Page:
This year I performed in my sixth French Department play, playing a worryingly type-cast role of ‘old and hysterical woman’ in Marivaux’s Les acteurs de bonne foi. As I approach the end of my eighth year as a student at Sheffield I can say that my participation in the French play over the past six years is without doubt one of the highlights of my time here, having given me the opportunity to meet students from all levels of the French department, as well as the chance to travel in the UK and in France. The plays I have performed in have been varied, ranging from Molière’s wonderful Le malade imaginaire and Beaumarchais’s famous Le barbier de Seville to the less well-known Les esprits by Pierre de Larivey, and Le retour imprévu by Jean-François Regnard. I have also been able to perform in several different venues, travelling to the Taylorian Institue in Oxford in 2010, to Beaumes de Venise (near Avignon) and Montpellier in 2012, and Newnham College, Cambridge, two weeks ago.
Being involved in ‘the play’ (said with theatrical gravitas –there can surely be no other play?) has been a source of entertainment and fun over the past few years, but as it takes up more and more time each year, and commitments with my PhD become more difficult to ignore, I’ve more than once reconsidered my involvement as a postgraduate student. Haven’t I got enough to be getting on with?
The answer to that question is perhaps a resounding yes. However, reflecting on the past four performances in which I’ve taken part as a postgraduate rather than undergraduate student, I’ve come to the conclusion that the French play has offered me a rare chance to be part of a project where students aren’t separated due to their level of study or degree course. Sometimes as a postgraduate student there is a risk of feeling isolated from the rest of the department in which we study and to which we all make a valuable contribution. We’re no longer undergraduates, but neither are we lecturers, and although this leads to a ‘let’s stick together’ philosophy amongst postgrad students, it can also make us feel cut off from the undergraduate students around us. One of the best things about my experience as part of the French play casts as a postgraduate has been the friendships I’ve made with students from all levels, and with the lecturers directing the plays. When you’re in rehearsal and on stage the perceived hierarchies fly out of the window, and everyone gets on with the job at hand. This can be great for building confidence, improving language skills (the texts are, of course, all in French, and we often rehearse in French), and also for just getting together because you all enjoy the subject that you study, regardless of the level at which you’re studying.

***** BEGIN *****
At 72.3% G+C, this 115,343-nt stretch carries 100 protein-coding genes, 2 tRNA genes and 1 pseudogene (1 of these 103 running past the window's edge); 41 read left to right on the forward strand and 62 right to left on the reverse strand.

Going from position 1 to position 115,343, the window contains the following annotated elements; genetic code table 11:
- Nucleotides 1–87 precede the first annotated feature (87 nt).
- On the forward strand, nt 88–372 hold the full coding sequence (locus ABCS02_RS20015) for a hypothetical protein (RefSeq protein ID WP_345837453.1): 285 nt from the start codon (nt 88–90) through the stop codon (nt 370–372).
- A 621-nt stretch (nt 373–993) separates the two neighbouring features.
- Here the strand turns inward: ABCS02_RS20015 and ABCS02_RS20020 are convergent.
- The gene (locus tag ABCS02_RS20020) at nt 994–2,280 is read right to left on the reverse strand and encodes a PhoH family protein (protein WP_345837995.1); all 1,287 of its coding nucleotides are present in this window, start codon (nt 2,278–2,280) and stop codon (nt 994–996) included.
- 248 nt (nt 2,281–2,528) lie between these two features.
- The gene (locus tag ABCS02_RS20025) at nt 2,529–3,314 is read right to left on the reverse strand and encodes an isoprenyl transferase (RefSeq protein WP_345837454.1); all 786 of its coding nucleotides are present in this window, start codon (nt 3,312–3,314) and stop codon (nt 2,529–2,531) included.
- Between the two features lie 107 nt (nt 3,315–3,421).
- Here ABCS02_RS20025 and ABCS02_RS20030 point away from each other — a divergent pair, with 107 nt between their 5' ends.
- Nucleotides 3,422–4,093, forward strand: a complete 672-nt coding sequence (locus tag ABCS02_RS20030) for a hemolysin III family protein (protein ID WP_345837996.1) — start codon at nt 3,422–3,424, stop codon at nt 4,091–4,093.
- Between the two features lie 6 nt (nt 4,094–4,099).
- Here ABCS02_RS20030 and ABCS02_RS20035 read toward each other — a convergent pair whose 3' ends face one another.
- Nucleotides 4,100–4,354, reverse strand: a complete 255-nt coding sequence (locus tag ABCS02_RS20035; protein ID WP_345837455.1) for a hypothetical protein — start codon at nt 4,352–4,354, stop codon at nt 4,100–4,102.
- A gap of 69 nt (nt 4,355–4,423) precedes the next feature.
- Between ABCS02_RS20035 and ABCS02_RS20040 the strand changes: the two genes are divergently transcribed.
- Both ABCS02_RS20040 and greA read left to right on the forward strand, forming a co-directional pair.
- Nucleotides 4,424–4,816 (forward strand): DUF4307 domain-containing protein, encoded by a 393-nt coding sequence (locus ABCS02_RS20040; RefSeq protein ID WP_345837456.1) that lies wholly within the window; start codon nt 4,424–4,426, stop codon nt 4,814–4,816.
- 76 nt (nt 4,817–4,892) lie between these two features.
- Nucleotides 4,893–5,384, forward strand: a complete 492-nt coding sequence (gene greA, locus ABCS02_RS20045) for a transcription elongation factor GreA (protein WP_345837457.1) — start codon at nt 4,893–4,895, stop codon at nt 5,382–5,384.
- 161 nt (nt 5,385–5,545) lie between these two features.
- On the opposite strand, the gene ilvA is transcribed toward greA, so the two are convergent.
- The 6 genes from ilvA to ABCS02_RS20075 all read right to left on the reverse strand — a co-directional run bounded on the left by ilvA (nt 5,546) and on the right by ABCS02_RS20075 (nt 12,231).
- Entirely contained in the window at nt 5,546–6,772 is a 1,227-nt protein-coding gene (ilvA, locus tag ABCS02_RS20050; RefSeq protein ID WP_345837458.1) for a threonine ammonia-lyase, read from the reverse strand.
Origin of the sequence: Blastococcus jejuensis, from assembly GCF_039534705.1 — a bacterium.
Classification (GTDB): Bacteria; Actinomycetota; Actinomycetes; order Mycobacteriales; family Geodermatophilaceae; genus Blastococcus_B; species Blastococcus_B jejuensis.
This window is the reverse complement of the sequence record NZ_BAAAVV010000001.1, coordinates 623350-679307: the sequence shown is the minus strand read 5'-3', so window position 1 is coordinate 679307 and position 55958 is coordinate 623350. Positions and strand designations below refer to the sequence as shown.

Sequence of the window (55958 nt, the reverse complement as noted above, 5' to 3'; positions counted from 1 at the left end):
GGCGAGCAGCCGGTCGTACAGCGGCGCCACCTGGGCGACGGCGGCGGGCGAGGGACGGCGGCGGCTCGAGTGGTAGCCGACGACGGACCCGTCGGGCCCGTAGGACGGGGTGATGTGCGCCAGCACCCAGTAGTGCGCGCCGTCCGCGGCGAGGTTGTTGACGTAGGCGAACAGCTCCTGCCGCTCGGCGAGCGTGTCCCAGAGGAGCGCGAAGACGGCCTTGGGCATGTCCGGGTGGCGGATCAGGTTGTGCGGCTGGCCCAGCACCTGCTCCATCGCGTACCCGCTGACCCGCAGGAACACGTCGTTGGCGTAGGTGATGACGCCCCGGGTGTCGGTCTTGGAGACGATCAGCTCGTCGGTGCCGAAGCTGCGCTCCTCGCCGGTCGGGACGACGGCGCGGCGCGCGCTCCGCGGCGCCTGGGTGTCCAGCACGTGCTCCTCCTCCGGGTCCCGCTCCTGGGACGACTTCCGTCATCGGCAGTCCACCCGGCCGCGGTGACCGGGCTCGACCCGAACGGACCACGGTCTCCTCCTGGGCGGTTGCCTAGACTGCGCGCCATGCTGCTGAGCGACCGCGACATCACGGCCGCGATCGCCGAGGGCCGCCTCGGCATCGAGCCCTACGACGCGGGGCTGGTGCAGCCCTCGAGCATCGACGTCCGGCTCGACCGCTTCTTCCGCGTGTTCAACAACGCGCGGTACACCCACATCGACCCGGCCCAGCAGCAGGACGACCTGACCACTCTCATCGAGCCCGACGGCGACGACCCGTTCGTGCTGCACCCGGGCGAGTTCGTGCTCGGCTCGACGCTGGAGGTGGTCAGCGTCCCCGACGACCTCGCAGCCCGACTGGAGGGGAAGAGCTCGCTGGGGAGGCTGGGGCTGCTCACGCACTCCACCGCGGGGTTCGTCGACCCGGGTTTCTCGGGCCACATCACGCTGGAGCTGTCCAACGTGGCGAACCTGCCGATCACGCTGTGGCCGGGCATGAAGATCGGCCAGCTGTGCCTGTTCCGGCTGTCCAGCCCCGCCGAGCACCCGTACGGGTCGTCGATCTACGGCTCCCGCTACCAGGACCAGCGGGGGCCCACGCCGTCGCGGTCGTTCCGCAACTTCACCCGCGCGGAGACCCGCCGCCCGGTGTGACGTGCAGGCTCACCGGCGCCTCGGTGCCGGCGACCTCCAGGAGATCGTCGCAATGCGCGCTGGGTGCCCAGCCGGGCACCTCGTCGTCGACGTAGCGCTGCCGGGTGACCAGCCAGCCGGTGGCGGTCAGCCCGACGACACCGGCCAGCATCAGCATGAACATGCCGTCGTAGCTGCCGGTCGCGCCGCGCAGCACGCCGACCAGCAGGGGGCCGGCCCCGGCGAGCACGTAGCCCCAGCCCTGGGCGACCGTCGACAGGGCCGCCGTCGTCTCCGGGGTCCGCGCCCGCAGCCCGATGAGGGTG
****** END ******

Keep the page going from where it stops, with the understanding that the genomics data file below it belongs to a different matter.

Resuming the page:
I’m not very good at saying ‘no’ to things, and now the PhD pressure is on this is a skill that I must improve. However, despite the many hours spent rehearsing and helping to organise each play, I still wouldn’t say ‘no’ to being part of this project in future. If you’ve got similar opportunities and are wondering about the impact that they’ll have on your CV or academic record, perhaps think past the worries that we’re encouraged to foster during our postgraduate studies (‘will this make me look good?’), and do something that gives you a chance to just be a student of the subject you study.